A New Twist on the Notion of the Crazy Cat Lady
A common parasite that can lurk in the cat litter box may cause undetected brain changes in women that make them more prone to suicide, according to an international study.
Scientists have long known that pregnant women infected with the toxoplasma gondii parasite — spread through cat feces, undercooked meat or unwashed vegetables — could risk still birth or brain damage if transmitted to an unborn infant.
But a new study of more than 45,000 women in Denmark shows changes in their own brains after being infected by the common parasite.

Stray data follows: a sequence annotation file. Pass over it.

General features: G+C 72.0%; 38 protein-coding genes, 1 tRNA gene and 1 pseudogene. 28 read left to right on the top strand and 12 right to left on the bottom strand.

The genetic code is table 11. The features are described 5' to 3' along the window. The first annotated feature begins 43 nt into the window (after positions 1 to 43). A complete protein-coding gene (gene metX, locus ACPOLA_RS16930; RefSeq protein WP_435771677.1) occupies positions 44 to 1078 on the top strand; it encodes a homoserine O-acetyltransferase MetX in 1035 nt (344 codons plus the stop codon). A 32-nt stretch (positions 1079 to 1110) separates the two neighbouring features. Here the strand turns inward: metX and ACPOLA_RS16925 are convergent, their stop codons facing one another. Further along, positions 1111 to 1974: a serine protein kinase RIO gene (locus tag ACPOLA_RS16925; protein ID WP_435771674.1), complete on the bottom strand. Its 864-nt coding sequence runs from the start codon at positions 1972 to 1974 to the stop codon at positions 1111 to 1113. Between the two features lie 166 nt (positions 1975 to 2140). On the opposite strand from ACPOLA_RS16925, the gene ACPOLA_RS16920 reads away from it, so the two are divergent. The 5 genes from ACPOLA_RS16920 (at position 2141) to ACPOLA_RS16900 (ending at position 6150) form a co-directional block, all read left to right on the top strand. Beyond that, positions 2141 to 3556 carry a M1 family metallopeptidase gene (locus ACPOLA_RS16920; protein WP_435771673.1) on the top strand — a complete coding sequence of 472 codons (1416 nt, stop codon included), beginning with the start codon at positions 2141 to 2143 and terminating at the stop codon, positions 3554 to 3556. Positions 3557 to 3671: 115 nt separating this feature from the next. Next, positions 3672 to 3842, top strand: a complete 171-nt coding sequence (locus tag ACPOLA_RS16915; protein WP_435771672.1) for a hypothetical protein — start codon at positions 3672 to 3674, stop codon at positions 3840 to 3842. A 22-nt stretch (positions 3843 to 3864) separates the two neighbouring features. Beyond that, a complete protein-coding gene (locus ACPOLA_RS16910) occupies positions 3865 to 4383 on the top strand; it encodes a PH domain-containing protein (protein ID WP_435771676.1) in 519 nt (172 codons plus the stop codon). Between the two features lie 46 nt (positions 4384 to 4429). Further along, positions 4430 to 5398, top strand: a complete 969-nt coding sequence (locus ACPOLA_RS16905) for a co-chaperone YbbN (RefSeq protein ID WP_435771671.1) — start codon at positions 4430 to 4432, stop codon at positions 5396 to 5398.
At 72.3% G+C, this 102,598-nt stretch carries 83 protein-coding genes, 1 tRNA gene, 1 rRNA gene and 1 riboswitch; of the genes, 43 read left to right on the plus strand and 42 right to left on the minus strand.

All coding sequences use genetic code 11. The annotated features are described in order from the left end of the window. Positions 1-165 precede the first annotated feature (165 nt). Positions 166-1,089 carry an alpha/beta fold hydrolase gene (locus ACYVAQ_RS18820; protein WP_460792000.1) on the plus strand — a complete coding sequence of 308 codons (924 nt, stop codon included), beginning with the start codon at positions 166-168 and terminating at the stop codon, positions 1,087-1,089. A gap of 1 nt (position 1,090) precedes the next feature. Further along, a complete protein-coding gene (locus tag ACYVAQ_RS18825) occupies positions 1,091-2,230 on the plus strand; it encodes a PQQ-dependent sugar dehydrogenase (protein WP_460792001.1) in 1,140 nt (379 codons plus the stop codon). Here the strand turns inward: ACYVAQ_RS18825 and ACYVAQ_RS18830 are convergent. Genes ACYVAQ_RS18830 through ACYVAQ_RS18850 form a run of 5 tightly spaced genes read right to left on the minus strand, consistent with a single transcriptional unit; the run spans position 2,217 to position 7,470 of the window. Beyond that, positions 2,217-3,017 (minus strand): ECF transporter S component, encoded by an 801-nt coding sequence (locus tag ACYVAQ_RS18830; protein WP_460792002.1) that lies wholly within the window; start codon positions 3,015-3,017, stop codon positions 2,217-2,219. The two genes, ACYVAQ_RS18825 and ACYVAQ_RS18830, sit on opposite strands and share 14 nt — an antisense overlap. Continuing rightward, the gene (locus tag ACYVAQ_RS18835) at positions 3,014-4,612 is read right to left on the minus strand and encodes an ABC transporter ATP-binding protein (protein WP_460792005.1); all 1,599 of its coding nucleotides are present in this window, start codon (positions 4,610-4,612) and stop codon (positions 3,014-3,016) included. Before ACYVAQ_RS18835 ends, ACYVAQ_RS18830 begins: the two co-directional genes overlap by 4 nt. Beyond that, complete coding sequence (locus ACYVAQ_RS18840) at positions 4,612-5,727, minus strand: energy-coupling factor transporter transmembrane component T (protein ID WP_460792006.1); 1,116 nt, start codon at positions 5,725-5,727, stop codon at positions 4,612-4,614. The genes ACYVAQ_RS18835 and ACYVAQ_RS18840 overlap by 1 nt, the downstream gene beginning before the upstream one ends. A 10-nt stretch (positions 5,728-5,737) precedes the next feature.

One the one hand, few things sound as bad as a parasitic infection in the brain. On the other:
More than 60 million men, women, and children in the United States carry the toxoplasma parasite, according to the Centers for Disease Control and Prevention, but very few have symptoms.
"The parasite does actually alter the brain of its host," Stanford University study co-author Patrick House told ABCNews.com last year. "The fact that a parasite can get into an organism, target its brain, stay there without killing the host and alter the circuitry of the brain — we’ve seen this is insects and fungi, but it’s the first time we’ve seen it in a mammalian host."